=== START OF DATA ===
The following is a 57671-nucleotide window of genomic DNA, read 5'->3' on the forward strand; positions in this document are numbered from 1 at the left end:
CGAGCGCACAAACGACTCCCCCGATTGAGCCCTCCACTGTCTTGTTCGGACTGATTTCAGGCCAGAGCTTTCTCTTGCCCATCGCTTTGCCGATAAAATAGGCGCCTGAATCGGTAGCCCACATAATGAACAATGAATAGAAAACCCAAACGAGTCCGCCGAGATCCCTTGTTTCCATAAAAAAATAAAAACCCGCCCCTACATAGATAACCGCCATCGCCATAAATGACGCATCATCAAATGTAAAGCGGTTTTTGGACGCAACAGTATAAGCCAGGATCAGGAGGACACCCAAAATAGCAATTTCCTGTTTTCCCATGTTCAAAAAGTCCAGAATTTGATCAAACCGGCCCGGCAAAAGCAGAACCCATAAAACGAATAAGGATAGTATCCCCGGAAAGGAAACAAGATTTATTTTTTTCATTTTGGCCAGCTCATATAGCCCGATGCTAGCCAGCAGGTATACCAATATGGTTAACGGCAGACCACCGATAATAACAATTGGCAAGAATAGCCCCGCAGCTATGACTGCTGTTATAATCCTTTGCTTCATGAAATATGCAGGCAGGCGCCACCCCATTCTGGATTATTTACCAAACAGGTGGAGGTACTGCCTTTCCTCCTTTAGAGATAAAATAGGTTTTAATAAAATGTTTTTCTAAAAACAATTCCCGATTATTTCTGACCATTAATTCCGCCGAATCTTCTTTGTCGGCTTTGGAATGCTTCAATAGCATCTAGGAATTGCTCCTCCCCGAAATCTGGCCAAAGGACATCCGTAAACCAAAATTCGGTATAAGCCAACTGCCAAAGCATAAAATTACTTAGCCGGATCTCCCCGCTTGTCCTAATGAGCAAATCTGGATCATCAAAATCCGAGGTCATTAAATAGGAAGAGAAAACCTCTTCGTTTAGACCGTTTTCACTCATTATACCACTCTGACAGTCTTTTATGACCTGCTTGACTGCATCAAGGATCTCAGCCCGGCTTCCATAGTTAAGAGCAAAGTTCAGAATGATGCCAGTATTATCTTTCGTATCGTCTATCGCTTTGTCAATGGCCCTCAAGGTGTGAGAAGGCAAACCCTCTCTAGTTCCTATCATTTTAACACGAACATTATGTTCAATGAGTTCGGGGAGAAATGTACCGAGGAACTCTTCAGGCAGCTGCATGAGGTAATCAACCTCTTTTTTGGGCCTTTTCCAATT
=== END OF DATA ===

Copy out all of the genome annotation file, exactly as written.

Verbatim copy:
The following is a 57671-nucleotide window of genomic DNA, read 5'->3' on the forward strand; positions in this document are numbered from 1 at the left end:
CGAGCGCACAAACGACTCCCCCGATTGAGCCCTCCACTGTCTTGTTCGGACTGATTTCAGGCCAGAGCTTTCTCTTGCCCATCGCTTTGCCGATAAAATAGGCGCCTGAATCGGTAGCCCACATAATGAACAATGAATAGAAAACCCAAACGAGTCCGCCGAGATCCCTTGTTTCCATAAAAAAATAAAAACCCGCCCCTACATAGATAACCGCCATCGCCATAAATGACGCATCATCAAATGTAAAGCGGTTTTTGGACGCAACAGTATAAGCCAGGATCAGGAGGACACCCAAAATAGCAATTTCCTGTTTTCCCATGTTCAAAAAGTCCAGAATTTGATCAAACCGGCCCGGCAAAAGCAGAACCCATAAAACGAATAAGGATAGTATCCCCGGAAAGGAAACAAGATTTATTTTTTTCATTTTGGCCAGCTCATATAGCCCGATGCTAGCCAGCAGGTATACCAATATGGTTAACGGCAGACCACCGATAATAACAATTGGCAAGAATAGCCCCGCAGCTATGACTGCTGTTATAATCCTTTGCTTCATGAAATATGCAGGCAGGCGCCACCCCATTCTGGATTATTTACCAAACAGGTGGAGGTACTGCCTTTCCTCCTTTAGAGATAAAATAGGTTTTAATAAAATGTTTTTCTAAAAACAATTCCCGATTATTTCTGACCATTAATTCCGCCGAATCTTCTTTGTCGGCTTTGGAATGCTTCAATAGCATCTAGGAATTGCTCCTCCCCGAAATCTGGCCAAAGGACATCCGTAAACCAAAATTCGGTATAAGCCAACTGCCAAAGCATAAAATTACTTAGCCGGATCTCCCCGCTTGTCCTAATGAGCAAATCTGGATCATCAAAATCCGAGGTCATTAAATAGGAAGAGAAAACCTCTTCGTTTAGACCGTTTTCACTCATTATACCACTCTGACAGTCTTTTATGACCTGCTTGACTGCATCAAGGATCTCAGCCCGGCTTCCATAGTTAAGAGCAAAGTTCAGAATGATGCCAGTATTATCTTTCGTATCGTCTATCGCTTTGTCAATGGCCCTCAAGGTGTGAGAAGGCAAACCCTCTCTAGTTCCTATCATTTTAACACGAACATTATGTTCAATGAGTTCGGGGAGAAATGTACCGAGGAACTCTTCAGGCAGCTGCATGAGGTAATCAACCTCTTTTTTGGGCCTTTTCCAATT